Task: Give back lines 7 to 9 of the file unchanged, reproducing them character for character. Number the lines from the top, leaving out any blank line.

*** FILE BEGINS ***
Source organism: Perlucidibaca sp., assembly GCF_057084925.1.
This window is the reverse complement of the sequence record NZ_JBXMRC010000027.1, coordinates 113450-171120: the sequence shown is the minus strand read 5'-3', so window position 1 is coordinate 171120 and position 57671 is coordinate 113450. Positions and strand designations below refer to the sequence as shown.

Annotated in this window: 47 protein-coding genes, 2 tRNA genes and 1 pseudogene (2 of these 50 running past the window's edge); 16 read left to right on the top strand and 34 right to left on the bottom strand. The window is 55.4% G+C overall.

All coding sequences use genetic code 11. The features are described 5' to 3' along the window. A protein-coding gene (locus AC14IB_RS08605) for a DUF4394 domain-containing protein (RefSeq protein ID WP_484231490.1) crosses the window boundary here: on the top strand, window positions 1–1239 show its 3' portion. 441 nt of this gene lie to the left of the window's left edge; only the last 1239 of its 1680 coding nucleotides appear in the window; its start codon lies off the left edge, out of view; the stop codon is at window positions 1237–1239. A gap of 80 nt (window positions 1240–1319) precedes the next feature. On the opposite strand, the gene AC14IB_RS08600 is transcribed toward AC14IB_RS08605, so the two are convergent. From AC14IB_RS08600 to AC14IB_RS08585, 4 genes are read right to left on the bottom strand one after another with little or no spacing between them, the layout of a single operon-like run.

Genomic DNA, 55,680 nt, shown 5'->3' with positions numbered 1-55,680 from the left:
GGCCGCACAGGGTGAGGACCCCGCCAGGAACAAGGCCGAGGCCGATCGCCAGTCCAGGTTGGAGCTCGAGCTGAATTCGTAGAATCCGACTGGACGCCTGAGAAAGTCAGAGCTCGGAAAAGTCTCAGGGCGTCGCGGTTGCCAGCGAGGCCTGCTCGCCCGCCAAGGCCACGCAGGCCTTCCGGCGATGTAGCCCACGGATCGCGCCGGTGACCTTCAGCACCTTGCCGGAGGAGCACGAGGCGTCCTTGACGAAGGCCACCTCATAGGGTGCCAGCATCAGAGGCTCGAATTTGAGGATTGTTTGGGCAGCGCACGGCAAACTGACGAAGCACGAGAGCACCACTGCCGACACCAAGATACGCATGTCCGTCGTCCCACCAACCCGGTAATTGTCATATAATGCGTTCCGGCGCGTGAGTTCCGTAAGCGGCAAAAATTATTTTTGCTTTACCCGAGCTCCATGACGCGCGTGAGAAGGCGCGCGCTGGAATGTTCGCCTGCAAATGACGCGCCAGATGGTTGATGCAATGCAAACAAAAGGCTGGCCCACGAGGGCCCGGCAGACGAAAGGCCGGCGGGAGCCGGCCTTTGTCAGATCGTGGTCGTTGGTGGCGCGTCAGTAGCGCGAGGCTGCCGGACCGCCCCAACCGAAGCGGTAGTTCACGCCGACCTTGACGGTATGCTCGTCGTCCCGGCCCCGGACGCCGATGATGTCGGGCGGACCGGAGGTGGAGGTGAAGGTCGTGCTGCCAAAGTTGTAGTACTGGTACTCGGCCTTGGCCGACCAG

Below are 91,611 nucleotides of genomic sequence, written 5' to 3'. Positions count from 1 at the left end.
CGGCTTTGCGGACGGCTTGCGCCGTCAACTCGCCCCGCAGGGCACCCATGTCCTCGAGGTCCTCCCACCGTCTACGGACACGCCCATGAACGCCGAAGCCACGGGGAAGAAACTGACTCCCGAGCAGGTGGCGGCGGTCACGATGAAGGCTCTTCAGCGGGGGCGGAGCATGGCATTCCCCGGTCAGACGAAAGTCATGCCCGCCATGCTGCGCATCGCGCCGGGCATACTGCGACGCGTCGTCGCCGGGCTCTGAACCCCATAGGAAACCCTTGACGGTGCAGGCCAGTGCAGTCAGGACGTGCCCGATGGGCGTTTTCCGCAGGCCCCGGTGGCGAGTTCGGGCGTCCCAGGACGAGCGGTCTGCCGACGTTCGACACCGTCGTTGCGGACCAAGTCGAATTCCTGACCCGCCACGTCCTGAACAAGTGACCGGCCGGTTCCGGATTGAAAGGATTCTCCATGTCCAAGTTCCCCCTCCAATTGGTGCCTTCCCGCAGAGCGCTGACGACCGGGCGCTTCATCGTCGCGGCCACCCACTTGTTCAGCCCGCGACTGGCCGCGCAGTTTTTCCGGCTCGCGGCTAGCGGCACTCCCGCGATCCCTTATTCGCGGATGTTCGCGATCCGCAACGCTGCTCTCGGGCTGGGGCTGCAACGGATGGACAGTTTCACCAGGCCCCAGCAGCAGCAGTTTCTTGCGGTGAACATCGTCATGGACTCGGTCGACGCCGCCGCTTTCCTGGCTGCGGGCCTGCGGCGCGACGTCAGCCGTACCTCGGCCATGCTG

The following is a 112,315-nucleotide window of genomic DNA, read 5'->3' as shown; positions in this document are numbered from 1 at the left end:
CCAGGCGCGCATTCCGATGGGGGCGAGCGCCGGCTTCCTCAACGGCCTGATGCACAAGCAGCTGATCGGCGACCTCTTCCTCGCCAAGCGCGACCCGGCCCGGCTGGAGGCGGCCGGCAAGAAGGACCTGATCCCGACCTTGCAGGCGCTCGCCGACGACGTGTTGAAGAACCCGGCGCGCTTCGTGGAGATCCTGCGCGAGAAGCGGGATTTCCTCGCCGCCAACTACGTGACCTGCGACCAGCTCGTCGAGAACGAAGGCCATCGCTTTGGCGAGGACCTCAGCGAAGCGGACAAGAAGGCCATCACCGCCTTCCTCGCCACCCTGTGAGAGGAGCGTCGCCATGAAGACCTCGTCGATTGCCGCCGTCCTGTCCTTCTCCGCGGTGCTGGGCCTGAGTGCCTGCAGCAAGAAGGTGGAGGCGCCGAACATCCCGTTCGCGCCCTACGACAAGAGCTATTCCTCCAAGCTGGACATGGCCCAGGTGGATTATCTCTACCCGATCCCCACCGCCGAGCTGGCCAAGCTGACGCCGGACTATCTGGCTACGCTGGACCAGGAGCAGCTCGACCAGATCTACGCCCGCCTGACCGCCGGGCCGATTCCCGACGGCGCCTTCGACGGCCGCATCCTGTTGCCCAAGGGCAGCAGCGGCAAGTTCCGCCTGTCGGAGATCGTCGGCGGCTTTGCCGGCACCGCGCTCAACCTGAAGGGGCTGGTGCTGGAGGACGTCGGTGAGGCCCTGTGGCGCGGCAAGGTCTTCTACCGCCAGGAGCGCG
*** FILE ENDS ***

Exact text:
Below are 91,611 nucleotides of genomic sequence, written 5' to 3'. Positions count from 1 at the left end.
CGGCTTTGCGGACGGCTTGCGCCGTCAACTCGCCCCGCAGGGCACCCATGTCCTCGAGGTCCTCCCACCGTCTACGGACACGCCCATGAACGCCGAAGCCACGGGGAAGAAACTGACTCCCGAGCAGGTGGCGGCGGTCACGATGAAGGCTCTTCAGCGGGGGCGGAGCATGGCATTCCCCGGTCAGACGAAAGTCATGCCCGCCATGCTGCGCATCGCGCCGGGCATACTGCGACGCGTCGTCGCCGGGCTCTGAACCCCATAGGAAACCCTTGACGGTGCAGGCCAGTGCAGTCAGGACGTGCCCGATGGGCGTTTTCCGCAGGCCCCGGTGGCGAGTTCGGGCGTCCCAGGACGAGCGGTCTGCCGACGTTCGACACCGTCGTTGCGGACCAAGTCGAATTCCTGACCCGCCACGTCCTGAACAAGTGACCGGCCGGTTCCGGATTGAAAGGATTCTCCATGTCCAAGTTCCCCCTCCAATTGGTGCCTTCCCGCAGAGCGCTGACGACCGGGCGCTTCATCGTCGCGGCCACCCACTTGTTCAGCCCGCGACTGGCCGCGCAGTTTTTCCGGCTCGCGGCTAGCGGCACTCCCGCGATCCCTTATTCGCGGATGTTCGCGATCCGCAACGCTGCTCTCGGGCTGGGGCTGCAACGGATGGACAGTTTCACCAGGCCCCAGCAGCAGCAGTTTCTTGCGGTGAACATCGTCATGGACTCGGTCGACGCCGCCGCTTTCCTGGCTGCGGGCCTGCGGCGCGACGTCAGCCGTACCTCGGCCATGCTG

The following is a 112,315-nucleotide window of genomic DNA, read 5'->3' as shown; positions in this document are numbered from 1 at the left end: